That definitely felt like the vibe for a lot of it, where sometimes I was impressed with how much I managed to zig where everyone else zagged. There were a few tasks where I felt like I was completely different to everyone else; there were other times where I was just completely in line with what everybody else did.

And then there were a few times where my inability to do the task was just beyond comprehension. I don’t want I can’t spoil it, but one of the producers came into the room after I did a task and said they always think about how the task could go wrong. And they never once expected me to be able to ruin the task in the way that I did. Well, not ruin, but they never expected a grown adult to lack such a basic skill that I lacked that was so central to the task.

But that’s what Taskmaster does, it really shows how your brain works and what abilities you bring to the table. And my table was quite bare.

You know how a really good computer hacker might become a security consultant, does your inability to perform some of these tasks offer any career prospects?

Maybe they could get me back in to do dummy runs of all the tasks to see if we gave someone with absolutely zero skills, zero ability to function in the modern world, could this task still be done? And if the answer is yes, but just, then you know you’re onto a good task.

With one of the tasks, I remember Mel was sitting there looking at me going like, “what are you worried about?” Like, you know, we’ve seen all the different ways it could have possibly gone. What else could have happened? And I was just “Oh, Mel…”. But you think “here’s the right way to do the task”. And you know, there was a clear right way to do the task and sort of a clear wrong way to do the task. And, it turns out, there was an even more wrong, more embarrassing way to do the task—which I unlocked.

It’s truly embarrassing. I can’t believe it’s gonna be on TV. I can’t believe everyone’s going to see that. I think that one… maybe the way Jeremy scores it might cause some outrage. Because I’ve seen so much of the show or clips have popped up on Facebook or whatever, I’d think “Oh, I can’t be as good as this contestant” and it forced me to go in a completely different way that nobody else in the cast decided to explore—and it turns out for good reason.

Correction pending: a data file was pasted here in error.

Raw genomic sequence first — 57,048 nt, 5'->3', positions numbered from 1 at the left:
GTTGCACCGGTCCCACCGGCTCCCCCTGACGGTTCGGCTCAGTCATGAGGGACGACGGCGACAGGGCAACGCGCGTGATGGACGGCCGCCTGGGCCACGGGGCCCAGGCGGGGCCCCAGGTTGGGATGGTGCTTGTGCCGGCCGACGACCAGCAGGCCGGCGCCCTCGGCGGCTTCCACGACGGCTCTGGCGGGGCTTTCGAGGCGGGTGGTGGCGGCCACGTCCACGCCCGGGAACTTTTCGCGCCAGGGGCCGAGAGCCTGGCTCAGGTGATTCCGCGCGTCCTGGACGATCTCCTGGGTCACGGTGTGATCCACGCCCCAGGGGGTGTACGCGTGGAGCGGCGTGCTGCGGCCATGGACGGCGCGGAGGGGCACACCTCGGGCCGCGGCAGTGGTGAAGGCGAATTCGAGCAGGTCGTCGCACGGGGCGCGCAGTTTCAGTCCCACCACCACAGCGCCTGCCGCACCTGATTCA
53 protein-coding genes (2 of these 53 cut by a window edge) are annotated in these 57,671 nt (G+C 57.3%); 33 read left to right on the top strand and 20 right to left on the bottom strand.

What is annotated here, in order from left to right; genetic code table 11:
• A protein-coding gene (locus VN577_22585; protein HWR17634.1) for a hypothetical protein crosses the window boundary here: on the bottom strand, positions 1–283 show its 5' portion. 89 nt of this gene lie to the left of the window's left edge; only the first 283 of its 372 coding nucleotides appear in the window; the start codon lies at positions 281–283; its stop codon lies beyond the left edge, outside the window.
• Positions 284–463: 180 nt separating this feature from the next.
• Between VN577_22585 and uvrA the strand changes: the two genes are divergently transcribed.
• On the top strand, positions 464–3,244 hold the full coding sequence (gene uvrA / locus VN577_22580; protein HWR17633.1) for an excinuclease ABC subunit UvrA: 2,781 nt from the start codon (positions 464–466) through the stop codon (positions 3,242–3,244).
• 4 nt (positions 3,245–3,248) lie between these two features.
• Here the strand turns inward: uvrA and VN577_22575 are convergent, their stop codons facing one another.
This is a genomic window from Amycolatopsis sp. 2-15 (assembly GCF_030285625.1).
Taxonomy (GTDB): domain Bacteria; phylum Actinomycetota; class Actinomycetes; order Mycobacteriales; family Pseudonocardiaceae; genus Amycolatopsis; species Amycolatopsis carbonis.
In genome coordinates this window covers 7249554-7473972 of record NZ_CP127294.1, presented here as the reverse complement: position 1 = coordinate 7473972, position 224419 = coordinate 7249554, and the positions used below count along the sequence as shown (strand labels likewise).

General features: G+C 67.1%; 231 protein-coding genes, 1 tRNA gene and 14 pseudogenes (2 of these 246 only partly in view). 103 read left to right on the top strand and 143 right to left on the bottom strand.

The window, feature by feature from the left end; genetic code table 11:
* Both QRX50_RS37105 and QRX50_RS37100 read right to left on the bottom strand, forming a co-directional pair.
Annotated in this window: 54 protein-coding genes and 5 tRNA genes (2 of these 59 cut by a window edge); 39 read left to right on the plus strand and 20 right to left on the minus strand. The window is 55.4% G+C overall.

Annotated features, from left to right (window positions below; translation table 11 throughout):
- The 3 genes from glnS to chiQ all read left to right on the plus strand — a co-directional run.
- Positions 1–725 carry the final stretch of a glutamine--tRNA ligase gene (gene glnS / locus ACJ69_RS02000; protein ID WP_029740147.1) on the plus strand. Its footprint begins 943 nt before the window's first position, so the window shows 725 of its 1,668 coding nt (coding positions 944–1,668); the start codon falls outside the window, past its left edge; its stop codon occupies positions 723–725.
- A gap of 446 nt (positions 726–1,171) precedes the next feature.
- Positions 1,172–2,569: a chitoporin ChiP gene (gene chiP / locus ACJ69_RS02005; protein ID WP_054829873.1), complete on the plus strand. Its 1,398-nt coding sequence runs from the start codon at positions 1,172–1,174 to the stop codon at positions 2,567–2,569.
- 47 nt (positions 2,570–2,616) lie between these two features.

If Taskmaster is an evil scientific experiment on comedians’ inability to function – and it might be – perhaps there’s a control group of civilians out there doing it too. How do you think everyday people would get on?

I think there’d be just as much floundering, just as much panic. You know, you watch the task and think “Oh, I could build that” or “I’m pretty good at arts and crafts,” and then you’re in the room and you’re painting a sandwich blue, and you’re like, “What am I doing with my life?”

I believe the sandwich is one that doesn’t get seen, but I did paint a sandwich blue, and no one ever has to see the monstrosity that I created. But it is a horrible scientific experiment, and I think everyone would panic. Everyone flounders under those kinds of insane conditions. The other thing I feel like I should note, is that I don’t know if it’s obvious to tell from how the tasks come out—but I just want to say that I really was trying, you know. I was actually putting an effort, and that’s what I hope the audience can at least see. Maybe what I did was dreadful. Maybe what I did was terrible. But, you know, I was trying my hardest.

How some of the tasks turned out suggests there’s only so far that trying can take you, it turns out. But you know, some of the other contestants, what they were able to bring to it floors you and it makes you think “God, how come I can’t do that? How did I not think of it that way?” It’s truly embarrassing, you know,

That’s the main takeaway that I want to give out. I really was trying and maybe the results, maybe what you see on screen doesn’t seem like I was trying, but I really was trying.

Taskmaster NZ starts Monday, 7.30pm on TVNZ 2 and TVNZ+ and continues on Tuesday.